Bank fees (a commonly overlooked deduction)
Office supplies: Pens, paper, paper clips, printer ink, etc.
Inventory: If you purchase products to re-sell, the cost of those products is a deduction.
Business-use-of-home expenses: If you operate your business out of your home, you may be able to deduct a portion of your household expenses at tax time. This includes a portion of your rent and utilities. Gather your bills and receipts for power, heat, rent, security, hydro, etc. You are only able to deduct the percentage of these expenses that correspond to the percentage of your house that you use solely for earning business income.
Cell phone: If you use your phone for business, a portion of that expense can be claimed as well. Have your cell phone bills on hand.
For the complete list of eligible business expenses, visit the CRA’s section on Business Expenses.
How self-employed individuals can file tax online
If you’re new to the world of self-employment, preparing your first tax return may seem like a challenge. Fortunately, there are many online tax products that make the self-employed tax filing process simple. These products automatically pull any tax slips that have been issued to you in your name directly from the CRA website, and walk you through the T1 part of the return, then the T2125 reporting of business income, and finally through the fun part, the business-related expenses which reduce your business income owing.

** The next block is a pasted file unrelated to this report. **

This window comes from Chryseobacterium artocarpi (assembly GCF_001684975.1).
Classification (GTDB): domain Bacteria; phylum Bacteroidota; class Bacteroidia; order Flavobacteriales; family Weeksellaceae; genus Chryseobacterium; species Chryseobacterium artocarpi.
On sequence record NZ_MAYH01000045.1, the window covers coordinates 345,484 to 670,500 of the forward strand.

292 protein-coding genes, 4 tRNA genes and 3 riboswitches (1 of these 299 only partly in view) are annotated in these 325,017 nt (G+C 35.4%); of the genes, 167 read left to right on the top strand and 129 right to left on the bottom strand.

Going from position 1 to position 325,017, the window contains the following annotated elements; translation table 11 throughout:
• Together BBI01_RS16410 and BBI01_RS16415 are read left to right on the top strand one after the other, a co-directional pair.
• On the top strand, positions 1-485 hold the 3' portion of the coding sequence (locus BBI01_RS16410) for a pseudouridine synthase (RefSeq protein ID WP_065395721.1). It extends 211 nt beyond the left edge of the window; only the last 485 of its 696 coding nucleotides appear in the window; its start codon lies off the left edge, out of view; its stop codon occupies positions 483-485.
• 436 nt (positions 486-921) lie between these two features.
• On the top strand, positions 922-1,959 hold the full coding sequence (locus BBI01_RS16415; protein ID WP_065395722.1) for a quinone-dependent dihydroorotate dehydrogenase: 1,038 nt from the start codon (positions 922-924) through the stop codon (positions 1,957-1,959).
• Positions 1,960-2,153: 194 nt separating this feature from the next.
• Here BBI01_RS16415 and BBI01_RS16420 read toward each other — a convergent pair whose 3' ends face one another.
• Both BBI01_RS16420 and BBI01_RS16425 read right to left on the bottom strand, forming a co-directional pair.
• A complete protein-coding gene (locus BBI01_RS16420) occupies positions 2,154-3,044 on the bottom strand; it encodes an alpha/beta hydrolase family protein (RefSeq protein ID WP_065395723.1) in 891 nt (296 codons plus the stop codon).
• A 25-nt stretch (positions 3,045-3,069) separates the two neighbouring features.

To file online, you have to be a resident of Canada, and you can’t have filed bankruptcy in the current tax year or the previous year, and you have to be registered for the CRA’s MyAccount.
Your personal income tax return is due to the CRA, with full payment, by midnight on April 30th (provided the 30th is not a Saturday, Sunday, or statutory holiday, otherwise it becomes the next day).
Once you earn self-employment income, your tax return is due to the CRA by June 15 of the following year (unless June 15 falls on a weekend or holiday), however any taxes owing to the CRA are due by April 30. As a result, it’s important to have your return ready to be filed by April 30 if you suspect you might owe taxes to the CRA.
If the CRA determines that you must pay your taxes in installments, they will notify you. Installment payments are due on March 15, June 15, September 15, and December 15 every year. If the due date is on a weekend or public holiday, it moves to the following business day. Due to the seasonal nature of their business, farmers and fishers only have to make one installment payment by the last day of the year.
Relevant CRA forms for self-employed individuals
Self-employed business income is reported on the form T2125, Statement of Business or Professional Activities. This form can help you calculate your gross income and your net income (loss), which are required when you complete your T1, General income and benefit return.
In order to maximize your deductions and minimize your taxes owing, it’s imperative that you keep all your receipts.